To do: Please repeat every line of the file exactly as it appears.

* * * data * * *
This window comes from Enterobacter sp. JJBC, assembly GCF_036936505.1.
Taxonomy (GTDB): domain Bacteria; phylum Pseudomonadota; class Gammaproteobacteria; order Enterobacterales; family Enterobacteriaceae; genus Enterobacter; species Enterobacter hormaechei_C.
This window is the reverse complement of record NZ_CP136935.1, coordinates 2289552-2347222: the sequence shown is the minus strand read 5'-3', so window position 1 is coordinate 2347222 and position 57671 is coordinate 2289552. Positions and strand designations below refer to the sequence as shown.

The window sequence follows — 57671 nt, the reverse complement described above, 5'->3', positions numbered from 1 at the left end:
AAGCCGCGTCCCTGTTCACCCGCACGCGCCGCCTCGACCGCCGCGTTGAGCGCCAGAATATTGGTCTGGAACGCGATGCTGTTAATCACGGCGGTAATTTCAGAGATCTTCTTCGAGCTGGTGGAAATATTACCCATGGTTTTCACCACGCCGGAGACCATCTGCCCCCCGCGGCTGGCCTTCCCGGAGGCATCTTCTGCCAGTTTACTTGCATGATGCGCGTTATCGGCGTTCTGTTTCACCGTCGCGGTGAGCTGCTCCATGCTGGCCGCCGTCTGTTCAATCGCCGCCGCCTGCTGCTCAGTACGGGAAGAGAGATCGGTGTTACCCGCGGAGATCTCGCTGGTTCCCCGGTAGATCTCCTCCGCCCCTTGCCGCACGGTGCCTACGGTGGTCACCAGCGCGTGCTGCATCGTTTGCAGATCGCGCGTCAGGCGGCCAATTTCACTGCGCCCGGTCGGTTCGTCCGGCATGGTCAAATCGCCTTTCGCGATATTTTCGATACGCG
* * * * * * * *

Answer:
This window comes from Enterobacter sp. JJBC, assembly GCF_036936505.1.
Taxonomy (GTDB): domain Bacteria; phylum Pseudomonadota; class Gammaproteobacteria; order Enterobacterales; family Enterobacteriaceae; genus Enterobacter; species Enterobacter hormaechei_C.
This window is the reverse complement of record NZ_CP136935.1, coordinates 2289552-2347222: the sequence shown is the minus strand read 5'-3', so window position 1 is coordinate 2347222 and position 57671 is coordinate 2289552. Positions and strand designations below refer to the sequence as shown.

The window sequence follows — 57671 nt, the reverse complement described above, 5'->3', positions numbered from 1 at the left end:
AAGCCGCGTCCCTGTTCACCCGCACGCGCCGCCTCGACCGCCGCGTTGAGCGCCAGAATATTGGTCTGGAACGCGATGCTGTTAATCACGGCGGTAATTTCAGAGATCTTCTTCGAGCTGGTGGAAATATTACCCATGGTTTTCACCACGCCGGAGACCATCTGCCCCCCGCGGCTGGCCTTCCCGGAGGCATCTTCTGCCAGTTTACTTGCATGATGCGCGTTATCGGCGTTCTGTTTCACCGTCGCGGTGAGCTGCTCCATGCTGGCCGCCGTCTGTTCAATCGCCGCCGCCTGCTGCTCAGTACGGGAAGAGAGATCGGTGTTACCCGCGGAGATCTCGCTGGTTCCCCGGTAGATCTCCTCCGCCCCTTGCCGCACGGTGCCTACGGTGGTCACCAGCGCGTGCTGCATCGTTTGCAGATCGCGCGTCAGGCGGCCAATTTCACTGCGCCCGGTCGGTTCGTCCGGCATGGTCAAATCGCCTTTCGCGATATTTTCGATACGCG